Climate Change Helps German Winemakers, Harms Rhine
Germany experienced its hottest and driest spring and summer growing season on record in 2018. According to the New York Times, farmers, riverboat captains, and foresters experienced disaster as a result. However, German winemakers' harvests thrived in the hot climate.
One of Germany’s most prominent wine tasters, Christoph Dirksen, affirmed that this year’s wine crop tastes significantly better than last year’s. Wine sales in 2019 are expected to increase dramatically. In reference to this year's wine production, Roman Niewodniczanski, owner of Van Volxem Winery in Wiltingen, exclaimed, "It's grandiose!" According to Niewodniczański, not only will the sweetness of the grapes harvested significantly improve, but total wine output is expected to rise by 20 percent or more this year.
Dirk Würtz, a German vintner and wine journalist, added that “we are the big winners from climate change.” Summers in Germany have slowly but surely gotten warmer and warmer, accelerating the ripening of grapes.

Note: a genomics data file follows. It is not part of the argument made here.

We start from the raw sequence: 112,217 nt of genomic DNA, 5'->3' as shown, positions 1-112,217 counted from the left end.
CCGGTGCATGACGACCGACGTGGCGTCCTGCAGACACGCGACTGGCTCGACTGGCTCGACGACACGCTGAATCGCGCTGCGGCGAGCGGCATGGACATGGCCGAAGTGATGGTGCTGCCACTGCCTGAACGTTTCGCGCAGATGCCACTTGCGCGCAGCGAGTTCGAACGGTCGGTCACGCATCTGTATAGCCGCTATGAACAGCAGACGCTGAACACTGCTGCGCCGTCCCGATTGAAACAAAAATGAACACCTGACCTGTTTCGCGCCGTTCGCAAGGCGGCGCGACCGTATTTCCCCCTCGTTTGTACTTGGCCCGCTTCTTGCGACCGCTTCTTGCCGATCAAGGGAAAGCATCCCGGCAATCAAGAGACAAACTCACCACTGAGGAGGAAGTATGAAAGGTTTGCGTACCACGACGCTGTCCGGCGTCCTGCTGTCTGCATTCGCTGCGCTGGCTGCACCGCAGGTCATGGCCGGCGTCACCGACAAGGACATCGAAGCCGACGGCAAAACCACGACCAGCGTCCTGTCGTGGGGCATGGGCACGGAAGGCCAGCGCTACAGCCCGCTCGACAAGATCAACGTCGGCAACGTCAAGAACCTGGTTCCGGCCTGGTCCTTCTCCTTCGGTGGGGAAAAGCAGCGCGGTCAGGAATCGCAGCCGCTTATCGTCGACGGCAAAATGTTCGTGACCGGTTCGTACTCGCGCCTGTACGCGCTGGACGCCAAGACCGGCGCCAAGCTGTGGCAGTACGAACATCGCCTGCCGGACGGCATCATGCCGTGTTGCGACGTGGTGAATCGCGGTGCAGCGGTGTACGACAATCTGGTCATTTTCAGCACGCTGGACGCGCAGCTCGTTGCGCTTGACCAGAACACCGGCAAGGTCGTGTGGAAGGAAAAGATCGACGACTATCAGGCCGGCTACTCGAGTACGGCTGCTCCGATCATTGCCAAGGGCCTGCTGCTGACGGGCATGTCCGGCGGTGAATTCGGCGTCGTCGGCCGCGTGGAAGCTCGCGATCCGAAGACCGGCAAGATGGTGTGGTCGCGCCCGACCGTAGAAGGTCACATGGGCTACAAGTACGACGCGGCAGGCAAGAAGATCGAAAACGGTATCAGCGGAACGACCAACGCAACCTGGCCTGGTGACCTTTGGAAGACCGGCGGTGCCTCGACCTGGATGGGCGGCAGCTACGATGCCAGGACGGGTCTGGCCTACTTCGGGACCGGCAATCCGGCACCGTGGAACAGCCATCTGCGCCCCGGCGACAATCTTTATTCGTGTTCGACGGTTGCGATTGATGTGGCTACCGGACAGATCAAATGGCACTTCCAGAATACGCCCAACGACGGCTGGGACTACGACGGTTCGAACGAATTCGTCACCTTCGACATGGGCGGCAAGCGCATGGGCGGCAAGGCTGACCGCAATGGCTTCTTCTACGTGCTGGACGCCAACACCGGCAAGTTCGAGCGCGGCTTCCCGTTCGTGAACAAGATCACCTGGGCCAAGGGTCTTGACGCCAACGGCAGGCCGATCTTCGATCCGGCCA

Similarly, last year’s record-hot summer in England led to an unusually bountiful harvest of grapes, according to the New York Times. Due to rising temperatures, England has only recently been able to produce high-quality wines. Vinters affirm that, if temperatures continue to increase at the current rate, grapes could potentially be grown as far north as Scotland in the coming decades. By 2025, grapes for wine could be grown in almost all of Germany.
On the other hand, warming climates have adversely affected the Rhine River. Farmer’s losses are estimated to be several billion dollars, and thousands of fish in the Swiss section of the river have died due to the heat and low oxygen levels. The Rhine is a crucial lifeline in Germany, as over eighty percent of the country’s cargo is shipped on it.
Climate change has also profoundly impacted Germany outside of the country’s main river. Rising temperatures have increased the risk of wildfires in the Alps, increased precipitation in winter, and decreased precipitation in summer. A 30 percent decrease in precipitation is expected across Germany by 2080.